He gets the game. All of Scott Boras' clients do. Holliday is a free agent in 3½ months. He already has lost tens of millions from his asking price because of a poor season – "just a terrible struggle," Holliday admits. And now, faced with a question to which there's no right answer publicly – does he have a preference for how the Oakland Athletics handle the next two weeks, keeping him or trading him? – Holliday suppresses any invective that may be tempted to escape, lest he get some sort of reputation and fritter away millions more.
"I do," Holliday said, "but I'm not going to say."
Holliday wants to. Any athlete stuck on a last-place team with playoff contenders still coveting him in spite of his problems would. And that message is: S.O.S. Rescue me, oh, good team, from the clutches of .431 baseball and spirit me away from the purgatory that is the Oakland Coliseum.
He doesn't. Just isn't Holliday's thing. He's too polite, too professional, too well-trained. He leaves those things to inference, because he has plenty more to worry about.
Like his swing. It's the reason Holliday continues to wear an A's uniform. Had he performed to his usual All-Star level, teams would gladly give up two prospects and perhaps more for the privilege of renting Holliday. Instead, he's stuck with a mediocre batting average (.276), a piddling home run tally (nine) and a slugging percentage 112 points below his career average (.539 to .427).
Holliday considers such numbers and cringes. He sees his low line-drive rate and high infield-pop-up issues and wonders what happened. This is not him. He is the 6-foot-4, 235-pound monster who hit 95 home runs the last three seasons. Forty-two of them went to the opposite field. Holliday hasn't hit one oppo this year, not even a fence kisser, and every game he goes without a hit or an RBI or a homer, this new emotion – "anxiety," he calls it – bites like a piranha.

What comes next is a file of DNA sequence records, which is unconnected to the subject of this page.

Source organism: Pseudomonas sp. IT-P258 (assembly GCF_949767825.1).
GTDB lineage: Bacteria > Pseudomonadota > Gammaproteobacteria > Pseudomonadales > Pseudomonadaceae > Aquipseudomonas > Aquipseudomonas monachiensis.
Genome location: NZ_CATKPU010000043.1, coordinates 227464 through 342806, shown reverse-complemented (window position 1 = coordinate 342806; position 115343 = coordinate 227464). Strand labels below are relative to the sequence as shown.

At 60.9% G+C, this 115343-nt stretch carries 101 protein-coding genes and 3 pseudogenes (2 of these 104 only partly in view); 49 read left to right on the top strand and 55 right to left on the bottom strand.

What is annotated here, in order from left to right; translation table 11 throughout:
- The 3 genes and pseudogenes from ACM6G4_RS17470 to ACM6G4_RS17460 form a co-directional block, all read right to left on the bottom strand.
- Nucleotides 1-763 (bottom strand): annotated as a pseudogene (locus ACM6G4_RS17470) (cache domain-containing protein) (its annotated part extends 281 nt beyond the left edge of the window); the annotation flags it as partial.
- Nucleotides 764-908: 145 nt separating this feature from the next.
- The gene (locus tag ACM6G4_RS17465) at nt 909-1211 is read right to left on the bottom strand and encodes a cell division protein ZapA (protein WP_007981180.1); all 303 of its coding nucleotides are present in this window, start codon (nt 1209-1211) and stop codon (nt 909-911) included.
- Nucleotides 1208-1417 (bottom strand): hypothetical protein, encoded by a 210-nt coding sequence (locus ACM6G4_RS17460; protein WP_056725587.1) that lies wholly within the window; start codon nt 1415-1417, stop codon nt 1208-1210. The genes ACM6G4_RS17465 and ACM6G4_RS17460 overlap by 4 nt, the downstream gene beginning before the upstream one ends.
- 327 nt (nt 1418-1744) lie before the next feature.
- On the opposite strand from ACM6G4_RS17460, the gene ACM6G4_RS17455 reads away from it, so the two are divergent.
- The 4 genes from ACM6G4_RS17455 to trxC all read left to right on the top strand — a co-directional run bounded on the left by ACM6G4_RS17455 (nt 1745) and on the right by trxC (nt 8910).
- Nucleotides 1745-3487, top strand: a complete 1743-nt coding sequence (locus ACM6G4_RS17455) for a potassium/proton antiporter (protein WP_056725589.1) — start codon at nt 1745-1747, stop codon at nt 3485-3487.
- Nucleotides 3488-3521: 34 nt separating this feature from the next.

"To a degree, we all deal with that," said Holliday, 29. "I've felt it a lot. It's like, man, I've pulled all my tricks. I've done everything I know to do. It's hard."
It all came so easy. Holliday blossomed with the Colorado Rockies and led them to a World Series, his chin-first dive into a playoff spot still the greatest moment in the team's history. The Rockies traded Holliday to Oakland this offseason after he turned down a four-year, $72 million deal, and he readied himself by tweaking his swing on the advice of an old friend.
Holliday started working with Mark McGwire, baseball's J.D. Salinger, during the 2006 season. They have formed a bond based around the efficacy of Holliday's swing, and McGwire this offseason suggested he try striding with his left leg instead of the trademark leg kick Holliday employs.
At first, Holliday blanched. McGwire, after all, was the one who originally suggested the leg kick. McGwire figured Holliday had matured past it, and after an offseason of training and a spring of adjusting to the stride, he unveiled it in major league games, with a new team, to little success.